Poverty-Pimpin’ The Payday Loan Thang

Here’s somethin’ fun for y’all to do. Go to your Facebook an’ type in “Together Louisiana” in that search bar deal at the top. An’ then click on ’em.

You don’t think that’s fun? Fine. I’ll do it for you. Here’s what it looks like…

together louisiana

Yeah, they like that re-form.

Y’all know that Together Louisiana is the Bayou State front group for the Industrial Areas Foundation, right?

Yep. You won’t find that fact at Together Baton Rouge’s website (Together Louisiana hasn’t got around to that project yet; maybe they can’t get a loan to finance it, but it’s the same people) anymore, though you used to be able to find it before MacAoidh pointed that out a while back. But yeah – they’re IAF. And IAF was founded by that dude Alinsky who dedicated his Rules For Radicals book to Lucifer.

So Together Louisiana, which is IAF, which is Alinsky who dedicates books to Lucifer, says it’s a buncha churches who got together.

And now they’re all over the payday lendin’ stuff. And got ol’ Jim Beam and the Pic-ya-nose, not to mention the USA Today farm team up in Shrevesport to write up editorials about how turrible the payday lender people are and how they need that re-form.

There’s somebody else involved in all this.

You ever heard of The Center For Responsible Lending? Naw, of course you haven’t. Nobody has. That’s what they want – all they want you to know about ’em is that they got a nice name. Responsible Lending – I mean, who could be against that?

So when The Center For Responsible Lending comes in to Louisiana and sez “y’all gotta do somethin’ about all the payday loan people ’round here,” you gotta do somethin’ – right?

Well, here’s who The Center For Responsible Lending was founded by: Herb and Marion Sandler.

Y’know who Herb and Marion Sandler are? Maybe you remember ’em from Saturday Night Live.

Oh, wait – I can’t show y’all the “People Who Should Be Shot” SNL skit about the Sandlers, because they screamed bloody murder about how SNL beat them up for runnin’ up billions of dollars of bad paper in the subprime mortgage industry and then unloaded all of it on Wachovia just before the whole industry went kablooey, and got SNL to pull that clip off the internet.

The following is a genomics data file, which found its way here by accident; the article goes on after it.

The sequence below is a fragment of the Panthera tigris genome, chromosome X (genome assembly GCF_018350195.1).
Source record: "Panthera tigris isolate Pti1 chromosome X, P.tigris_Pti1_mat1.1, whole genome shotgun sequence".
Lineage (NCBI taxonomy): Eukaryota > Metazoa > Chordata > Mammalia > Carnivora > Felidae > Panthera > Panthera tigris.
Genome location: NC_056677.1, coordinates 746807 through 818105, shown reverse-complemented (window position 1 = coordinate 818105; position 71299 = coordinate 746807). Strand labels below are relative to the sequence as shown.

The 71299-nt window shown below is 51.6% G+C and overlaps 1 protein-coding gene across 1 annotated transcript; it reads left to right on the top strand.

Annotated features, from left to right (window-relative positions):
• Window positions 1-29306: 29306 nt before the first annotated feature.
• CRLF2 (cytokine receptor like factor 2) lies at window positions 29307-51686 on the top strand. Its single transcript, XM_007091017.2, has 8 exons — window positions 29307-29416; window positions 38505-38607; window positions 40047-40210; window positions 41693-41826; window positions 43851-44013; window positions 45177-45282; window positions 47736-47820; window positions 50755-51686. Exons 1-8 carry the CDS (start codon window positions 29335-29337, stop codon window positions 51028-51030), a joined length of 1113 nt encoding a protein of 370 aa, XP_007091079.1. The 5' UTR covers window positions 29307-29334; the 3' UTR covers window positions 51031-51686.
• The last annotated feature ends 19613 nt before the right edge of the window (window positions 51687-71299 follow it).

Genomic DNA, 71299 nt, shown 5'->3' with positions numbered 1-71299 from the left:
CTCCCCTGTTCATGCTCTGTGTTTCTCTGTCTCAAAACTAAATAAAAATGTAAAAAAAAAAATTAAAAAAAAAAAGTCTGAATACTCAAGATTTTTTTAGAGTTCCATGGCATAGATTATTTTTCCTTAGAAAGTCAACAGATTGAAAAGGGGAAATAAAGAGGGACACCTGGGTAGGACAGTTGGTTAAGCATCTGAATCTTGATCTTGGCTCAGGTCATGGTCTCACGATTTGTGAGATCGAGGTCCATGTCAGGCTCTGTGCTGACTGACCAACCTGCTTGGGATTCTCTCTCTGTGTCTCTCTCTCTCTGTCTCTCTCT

Marion Sandler’s pushin’ up daisies right now. Herb’s still around. And so is the Center For Responsible Lending. Responsible lending like even more subprime mortgages. Oh, and going after the payday loan people. They have a lotta money to shower on folks who’ll help ’em, thanks in part to a $15 million check they got a few years back from a cat name of John Paulson, who ran a hedge fund that bet big against the subprime market and made like $15 billion when the housing crisis blew up the banks. Oh – and all the same Sorosian (Can we use that word? You know what that means, right?) foundations who fund the Together Louisiana/IAF/Together Baton Rouge crowd.

You followin’ all this so far? Here we have this national lefty pressure group, which is bankrolled by the bankster-types who everybody is scratchin’ their heads tryin’ to understand why they’re not in jail, which is screamin’ about how banks should be loanin’ even more money to people who can’t afford to pay it back – and that’s who’s marchin’ at the front of this Kill The Payday Loan Parade.

What happens in a payday loan? Well, when it’s the 25th of the month, say, and your light bill is due but your check for the light bill’s gonna bounce because your bank account’s got like $40 in it and the light bill is $150, you go to the payday loan place and you borrow $200 and they charge you $40. And when your paycheck comes in on the 1st, you pay back the $240 – and your lights didn’t get turned off and you didn’t get charged $35 in NSF fees.

Is that a profile in great financial management? Well, no. Does it make sense to have done it under the circumstances? Well, yeah.

I can say, without ever havin’ used ’em, that the payday loan places provide a valuable service to broke people, in Louisiana and a buncha other places.

You know why I can say that? Because they have CUSTOMERS. You wouldn’t use these guys, and you especially wouldn’t use ’em more than once, if you didn’t get some value outta usin’ ’em.

And if you had a better idea than payin’ these guys to get some short-term money, you’d go bug your uncle for a few hunnert.

But that’s not good enough for the Together Louisiana/IAF/Herb Sandler/Goofball Axis. They ain’t interested in you bein’ able to use these awful payday loan people to make you a loan when you’re busted. So they’re bringin’ bills at the legislature that would make it so the highest APR anybody could charge on a loan is 36 percent or so.